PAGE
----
I’ll Take “Perspective” for $200, Alex.

Yesterday Portland area light rail expert and blogger MaxFAQs wrote an expose on how the upper management of our local transit agency has been simultaneously giving themselves raises (surreptitiously filed under “contingency”) while cutting services to poorer areas.  All the while they’re blaming this situation on the “Cadillac” health benefits of the unionized workers … while never stopping to consider the much more realistic possibility that it’s a result of their horrible mismanagement along with their treatment of the company not as a provider of transit but as a land development agency.

It’s a long story … but if you’re interested I recommend dropping by.  He’s the best source of information on Portland light rail.

The reason I bring this up is because 1) it’s local news and 2) I had left a comment to the effect that much like some of our Republican friends in Congress, people so high up in the managerial food chain at Trimet will never be in a position to suffer the ill effects of their bad policies.  It’s only when they have some sort of personal stake in the matter will they show any kind of change of heart or “reconsideration” of their position.

(I recall, for example, the occasional petitions for compulsory military service for the children of Congresspeople.  Wars would be a lot more carefully debated when it’s their children potentially going off to die.)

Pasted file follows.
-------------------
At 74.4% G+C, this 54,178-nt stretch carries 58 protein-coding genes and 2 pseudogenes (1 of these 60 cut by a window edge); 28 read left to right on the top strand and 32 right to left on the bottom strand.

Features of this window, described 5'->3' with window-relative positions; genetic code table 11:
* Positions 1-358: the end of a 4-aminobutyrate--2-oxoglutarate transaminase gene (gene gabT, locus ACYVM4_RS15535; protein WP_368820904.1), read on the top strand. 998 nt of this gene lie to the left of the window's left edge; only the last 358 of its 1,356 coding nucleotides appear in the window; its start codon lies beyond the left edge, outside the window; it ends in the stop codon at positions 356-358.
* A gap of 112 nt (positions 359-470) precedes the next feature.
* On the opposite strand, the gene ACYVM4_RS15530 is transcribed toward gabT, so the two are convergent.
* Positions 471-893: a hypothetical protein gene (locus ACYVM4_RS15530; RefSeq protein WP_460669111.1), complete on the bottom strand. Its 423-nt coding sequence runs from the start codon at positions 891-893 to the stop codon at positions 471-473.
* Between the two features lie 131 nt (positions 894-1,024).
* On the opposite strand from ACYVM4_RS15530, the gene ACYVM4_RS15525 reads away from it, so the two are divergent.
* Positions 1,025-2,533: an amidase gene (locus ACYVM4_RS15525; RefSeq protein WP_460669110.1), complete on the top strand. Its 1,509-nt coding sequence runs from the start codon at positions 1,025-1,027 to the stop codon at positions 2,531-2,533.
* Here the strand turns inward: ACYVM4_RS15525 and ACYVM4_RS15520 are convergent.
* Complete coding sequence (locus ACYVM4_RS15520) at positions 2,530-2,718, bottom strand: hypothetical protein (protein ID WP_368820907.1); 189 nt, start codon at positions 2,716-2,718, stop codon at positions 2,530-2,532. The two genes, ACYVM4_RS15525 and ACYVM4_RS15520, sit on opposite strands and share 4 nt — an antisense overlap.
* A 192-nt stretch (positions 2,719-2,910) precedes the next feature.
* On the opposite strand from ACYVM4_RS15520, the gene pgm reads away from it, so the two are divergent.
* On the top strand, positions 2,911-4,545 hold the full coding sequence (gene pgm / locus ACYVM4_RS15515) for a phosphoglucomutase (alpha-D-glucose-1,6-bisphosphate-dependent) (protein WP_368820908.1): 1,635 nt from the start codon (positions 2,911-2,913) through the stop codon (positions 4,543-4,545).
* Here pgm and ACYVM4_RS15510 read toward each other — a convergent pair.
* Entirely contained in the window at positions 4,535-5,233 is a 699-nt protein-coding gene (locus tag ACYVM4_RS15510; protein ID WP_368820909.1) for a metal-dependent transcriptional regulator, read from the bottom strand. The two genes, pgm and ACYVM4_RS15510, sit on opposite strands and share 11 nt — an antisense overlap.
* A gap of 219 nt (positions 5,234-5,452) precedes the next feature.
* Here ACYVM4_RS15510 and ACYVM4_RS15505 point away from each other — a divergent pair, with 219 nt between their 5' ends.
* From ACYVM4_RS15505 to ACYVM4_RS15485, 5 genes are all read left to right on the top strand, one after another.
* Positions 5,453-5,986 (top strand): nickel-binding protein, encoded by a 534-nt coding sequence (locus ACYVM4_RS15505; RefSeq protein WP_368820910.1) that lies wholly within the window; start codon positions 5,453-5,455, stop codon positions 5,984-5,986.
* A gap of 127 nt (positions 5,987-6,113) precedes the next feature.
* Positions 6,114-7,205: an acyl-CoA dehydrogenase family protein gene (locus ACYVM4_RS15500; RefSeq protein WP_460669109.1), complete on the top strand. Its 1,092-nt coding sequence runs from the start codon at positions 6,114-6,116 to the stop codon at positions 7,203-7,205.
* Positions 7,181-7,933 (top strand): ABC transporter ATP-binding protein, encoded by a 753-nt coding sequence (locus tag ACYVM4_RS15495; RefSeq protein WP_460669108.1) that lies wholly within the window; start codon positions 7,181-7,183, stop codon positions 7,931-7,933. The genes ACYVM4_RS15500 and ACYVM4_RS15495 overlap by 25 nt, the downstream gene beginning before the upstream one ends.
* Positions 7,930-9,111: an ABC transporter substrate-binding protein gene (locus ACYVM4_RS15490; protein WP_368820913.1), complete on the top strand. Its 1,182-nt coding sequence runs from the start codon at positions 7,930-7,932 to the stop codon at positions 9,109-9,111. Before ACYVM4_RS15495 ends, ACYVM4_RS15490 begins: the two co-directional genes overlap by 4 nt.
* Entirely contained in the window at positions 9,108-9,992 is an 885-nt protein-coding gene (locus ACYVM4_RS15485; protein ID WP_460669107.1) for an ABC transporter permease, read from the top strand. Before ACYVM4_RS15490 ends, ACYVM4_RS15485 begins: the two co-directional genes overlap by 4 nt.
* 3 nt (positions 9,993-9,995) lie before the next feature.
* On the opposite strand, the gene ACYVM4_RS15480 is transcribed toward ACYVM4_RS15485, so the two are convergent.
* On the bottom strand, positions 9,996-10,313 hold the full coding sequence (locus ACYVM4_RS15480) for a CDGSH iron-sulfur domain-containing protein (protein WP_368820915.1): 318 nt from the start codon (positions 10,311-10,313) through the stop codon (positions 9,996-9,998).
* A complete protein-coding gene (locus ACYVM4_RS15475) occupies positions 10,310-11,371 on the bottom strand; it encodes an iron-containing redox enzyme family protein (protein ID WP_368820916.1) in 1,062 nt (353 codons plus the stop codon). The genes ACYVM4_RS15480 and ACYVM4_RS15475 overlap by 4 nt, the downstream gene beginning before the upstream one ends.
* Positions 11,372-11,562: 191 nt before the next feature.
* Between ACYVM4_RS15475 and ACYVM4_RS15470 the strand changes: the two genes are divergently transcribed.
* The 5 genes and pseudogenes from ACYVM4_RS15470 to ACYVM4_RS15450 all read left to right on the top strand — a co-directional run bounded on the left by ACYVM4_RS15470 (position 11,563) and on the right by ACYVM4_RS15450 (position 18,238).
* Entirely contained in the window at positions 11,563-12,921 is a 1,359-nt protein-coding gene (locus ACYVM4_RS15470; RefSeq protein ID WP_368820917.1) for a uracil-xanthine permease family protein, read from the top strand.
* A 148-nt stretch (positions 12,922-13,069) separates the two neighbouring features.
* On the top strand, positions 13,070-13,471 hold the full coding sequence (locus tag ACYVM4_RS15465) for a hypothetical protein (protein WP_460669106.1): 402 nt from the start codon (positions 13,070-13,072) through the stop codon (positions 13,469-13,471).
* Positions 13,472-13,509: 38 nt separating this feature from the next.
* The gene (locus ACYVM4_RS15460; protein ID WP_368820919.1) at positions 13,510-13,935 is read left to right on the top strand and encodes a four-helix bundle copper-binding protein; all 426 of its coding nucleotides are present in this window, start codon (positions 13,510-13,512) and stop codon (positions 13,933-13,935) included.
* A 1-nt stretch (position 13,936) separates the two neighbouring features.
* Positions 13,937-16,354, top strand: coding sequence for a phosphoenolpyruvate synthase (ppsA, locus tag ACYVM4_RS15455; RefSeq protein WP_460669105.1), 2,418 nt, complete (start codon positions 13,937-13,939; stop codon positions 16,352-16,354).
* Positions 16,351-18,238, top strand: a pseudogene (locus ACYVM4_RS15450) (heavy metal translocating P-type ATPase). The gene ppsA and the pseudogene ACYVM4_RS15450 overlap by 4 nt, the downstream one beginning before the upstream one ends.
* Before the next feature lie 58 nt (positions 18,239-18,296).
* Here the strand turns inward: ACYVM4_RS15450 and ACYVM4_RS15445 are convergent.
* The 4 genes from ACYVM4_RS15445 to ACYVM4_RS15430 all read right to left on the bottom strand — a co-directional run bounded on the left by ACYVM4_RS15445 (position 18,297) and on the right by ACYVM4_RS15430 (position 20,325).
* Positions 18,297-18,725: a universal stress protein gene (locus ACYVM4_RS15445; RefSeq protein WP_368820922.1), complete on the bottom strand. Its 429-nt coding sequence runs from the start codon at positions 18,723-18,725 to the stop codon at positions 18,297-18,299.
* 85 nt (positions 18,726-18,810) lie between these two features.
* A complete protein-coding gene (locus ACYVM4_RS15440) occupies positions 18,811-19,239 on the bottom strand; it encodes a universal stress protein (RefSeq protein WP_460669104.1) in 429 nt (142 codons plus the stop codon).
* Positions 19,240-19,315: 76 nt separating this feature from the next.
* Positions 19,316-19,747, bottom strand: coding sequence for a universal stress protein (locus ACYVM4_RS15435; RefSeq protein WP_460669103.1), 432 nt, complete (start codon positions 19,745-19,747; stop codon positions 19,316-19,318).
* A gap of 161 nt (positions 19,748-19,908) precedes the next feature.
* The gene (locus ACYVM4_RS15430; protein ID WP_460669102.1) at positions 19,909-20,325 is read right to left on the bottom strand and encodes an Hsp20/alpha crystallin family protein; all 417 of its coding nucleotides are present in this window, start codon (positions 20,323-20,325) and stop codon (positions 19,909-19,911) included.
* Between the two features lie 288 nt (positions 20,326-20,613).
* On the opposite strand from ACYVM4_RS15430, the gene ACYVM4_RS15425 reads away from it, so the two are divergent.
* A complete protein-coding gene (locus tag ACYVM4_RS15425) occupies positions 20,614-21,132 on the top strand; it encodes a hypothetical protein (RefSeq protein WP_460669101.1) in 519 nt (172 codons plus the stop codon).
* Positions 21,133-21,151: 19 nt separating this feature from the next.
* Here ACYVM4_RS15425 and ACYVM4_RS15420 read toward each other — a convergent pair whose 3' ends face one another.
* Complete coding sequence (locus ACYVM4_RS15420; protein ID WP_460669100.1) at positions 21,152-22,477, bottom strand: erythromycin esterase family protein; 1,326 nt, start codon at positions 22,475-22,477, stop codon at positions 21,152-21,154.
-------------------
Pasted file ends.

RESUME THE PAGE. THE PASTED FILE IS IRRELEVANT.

I bring to you – undoubtedly not for the first time – Republican Senator Robert Portman of Ohio, who recently recanted his personal and legislative opposition to same sex marriage after his son came out as homosexual back in 2011.  It took him a while to reconcile his feelings on it given his Methodist upbringing, but it sounds like the love he has for his son and his desire to see him treated as an equal member of society won out.

Rob Portman (R-OH). Photo from BBC

“I have come to believe that if two people are prepared to make a lifetime commitment to love and care for each other in good times and in bad, the government shouldn’t deny them the opportunity to get married,” he wrote in an opinion piece for the Columbus Dispatch.  [This has the full text]

It’s great he feels this way now, but I still maintain that it shouldn’t take a personal stake in the matter for him to develop a little empathy and perspective on a particular topic … especially as a man who makes laws that affect the entire nation. Not that we haven’t heard the story before … John McCain’s stay in the Hanoi Hilton certainly cemented his position on torture “enhanced interrogation”, Mark Kirk’s severe health issues making him a fan of government-run Medicaid, while Dick Cheney’s love for both of his daughters drove him to support same sex marriage as well.  Now we have Portman. People have been asking if his son could “come out” as poor too; maybe that would help bump up the minimum wage, which hasn’t yet been successful.

I wonder if he thought his son’s homosexuality was the result of something he and his wife did in the process of raising him … or if they thought he had been abused … or if this were a simple choice on his part and not the way his brain is wired:

If you can voluntarily change your brainwaves to match that of the
opposite gender, then you belong in the Psi Corps.